26 Mar 2018

Matthew Reed, Chief Executive of The Children’s Society, said:

“The dramatic increase in the number of British children identified as potential victims of internal trafficking reflects what we are finding in our work: up and down the country, vulnerable young people are being groomed and exploited by criminal gangs or sexual predators. They make promises of drugs and alcohol or status and wealth, then use threats, violence or sexual abuse to coerce and control their victims, including forcing them to travel across the country to sell drugs to dangerous adults.

“While the rise in reports to the National Referral Mechanism may reflect a welcome increase in awareness, with more young victims being identified and supported, we believe that there are likely to be many more who remain hidden, suffering terrible exploitation and abuse. In particular, young people who have been coerced into selling drugs are often not recognised as victims of internal trafficking and exploitation and are treated like criminals instead of being offered the help they so desperately need.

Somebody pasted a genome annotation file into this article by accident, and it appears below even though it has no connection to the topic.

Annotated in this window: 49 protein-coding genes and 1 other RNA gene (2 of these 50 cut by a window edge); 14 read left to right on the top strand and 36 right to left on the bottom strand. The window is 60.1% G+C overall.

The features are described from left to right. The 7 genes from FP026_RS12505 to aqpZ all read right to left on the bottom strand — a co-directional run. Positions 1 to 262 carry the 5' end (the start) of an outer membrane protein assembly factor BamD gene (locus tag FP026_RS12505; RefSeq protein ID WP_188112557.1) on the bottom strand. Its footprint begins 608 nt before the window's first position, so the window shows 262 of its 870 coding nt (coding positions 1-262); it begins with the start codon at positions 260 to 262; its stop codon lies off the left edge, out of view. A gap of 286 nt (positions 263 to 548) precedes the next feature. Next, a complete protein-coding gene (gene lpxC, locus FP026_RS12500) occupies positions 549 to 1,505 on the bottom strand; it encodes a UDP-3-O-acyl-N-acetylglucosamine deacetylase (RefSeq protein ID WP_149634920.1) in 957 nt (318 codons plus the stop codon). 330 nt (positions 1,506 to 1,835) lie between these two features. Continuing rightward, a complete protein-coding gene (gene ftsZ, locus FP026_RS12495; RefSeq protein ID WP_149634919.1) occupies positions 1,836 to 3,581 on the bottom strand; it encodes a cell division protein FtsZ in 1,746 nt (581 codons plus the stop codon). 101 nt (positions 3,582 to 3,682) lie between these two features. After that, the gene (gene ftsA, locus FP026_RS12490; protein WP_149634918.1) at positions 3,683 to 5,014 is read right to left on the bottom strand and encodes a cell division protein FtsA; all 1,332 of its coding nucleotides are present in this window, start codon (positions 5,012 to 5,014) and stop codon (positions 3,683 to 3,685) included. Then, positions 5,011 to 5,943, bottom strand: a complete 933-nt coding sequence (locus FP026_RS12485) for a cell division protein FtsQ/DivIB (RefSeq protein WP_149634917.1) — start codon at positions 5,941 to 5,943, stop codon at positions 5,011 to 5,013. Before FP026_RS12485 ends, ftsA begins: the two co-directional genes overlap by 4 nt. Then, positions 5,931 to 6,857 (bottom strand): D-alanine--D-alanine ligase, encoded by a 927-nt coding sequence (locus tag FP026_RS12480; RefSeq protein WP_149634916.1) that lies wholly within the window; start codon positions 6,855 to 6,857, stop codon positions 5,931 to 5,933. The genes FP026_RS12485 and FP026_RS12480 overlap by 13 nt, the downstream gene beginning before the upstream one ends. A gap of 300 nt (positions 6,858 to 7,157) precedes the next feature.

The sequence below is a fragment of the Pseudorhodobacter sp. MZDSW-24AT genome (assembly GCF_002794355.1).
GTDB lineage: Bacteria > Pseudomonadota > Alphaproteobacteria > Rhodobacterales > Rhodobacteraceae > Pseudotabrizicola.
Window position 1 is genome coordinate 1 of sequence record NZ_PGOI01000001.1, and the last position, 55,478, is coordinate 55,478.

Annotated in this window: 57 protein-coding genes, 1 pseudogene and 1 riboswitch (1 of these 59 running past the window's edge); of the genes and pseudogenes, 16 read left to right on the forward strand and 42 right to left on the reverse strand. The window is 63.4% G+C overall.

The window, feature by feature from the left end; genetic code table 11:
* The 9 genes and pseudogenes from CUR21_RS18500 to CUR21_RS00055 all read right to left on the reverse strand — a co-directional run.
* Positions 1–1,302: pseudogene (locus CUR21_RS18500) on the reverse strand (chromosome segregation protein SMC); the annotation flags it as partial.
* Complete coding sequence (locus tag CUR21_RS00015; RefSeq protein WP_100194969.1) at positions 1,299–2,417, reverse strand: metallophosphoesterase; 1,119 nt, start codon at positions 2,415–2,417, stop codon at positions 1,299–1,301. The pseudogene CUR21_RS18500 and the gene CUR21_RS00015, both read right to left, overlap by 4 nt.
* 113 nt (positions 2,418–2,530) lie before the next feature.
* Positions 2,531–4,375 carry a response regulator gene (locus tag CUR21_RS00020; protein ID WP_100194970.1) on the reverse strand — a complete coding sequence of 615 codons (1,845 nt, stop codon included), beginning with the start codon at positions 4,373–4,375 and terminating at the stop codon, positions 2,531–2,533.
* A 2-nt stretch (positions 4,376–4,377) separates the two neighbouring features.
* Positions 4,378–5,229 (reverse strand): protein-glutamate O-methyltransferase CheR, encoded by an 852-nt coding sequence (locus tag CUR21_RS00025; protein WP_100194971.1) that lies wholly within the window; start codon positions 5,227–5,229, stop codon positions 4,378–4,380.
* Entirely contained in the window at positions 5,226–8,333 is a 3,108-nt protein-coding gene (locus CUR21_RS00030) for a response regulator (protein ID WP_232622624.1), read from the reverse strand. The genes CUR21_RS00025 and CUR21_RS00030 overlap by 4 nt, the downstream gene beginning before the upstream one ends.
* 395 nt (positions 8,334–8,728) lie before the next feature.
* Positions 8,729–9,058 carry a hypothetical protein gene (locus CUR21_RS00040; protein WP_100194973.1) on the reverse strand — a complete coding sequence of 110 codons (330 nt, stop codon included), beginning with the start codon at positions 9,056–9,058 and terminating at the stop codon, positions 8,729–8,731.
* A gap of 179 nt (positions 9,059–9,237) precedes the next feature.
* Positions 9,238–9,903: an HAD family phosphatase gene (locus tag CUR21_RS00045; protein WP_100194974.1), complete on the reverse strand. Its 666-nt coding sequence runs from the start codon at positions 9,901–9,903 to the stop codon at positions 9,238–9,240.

“Everyone working with children has a part to play in tackling this problem. The risk of criminal and sexual exploitation needs to be assessed every time a child is reported missing, and the government must speed up the introduction of its promised Missing Persons Database to enable the sharing of information across police borders when children are found far from home. Concerted efforts are needed from all services and professionals to identify children at risk and take action to stop exploitation devastating young lives.”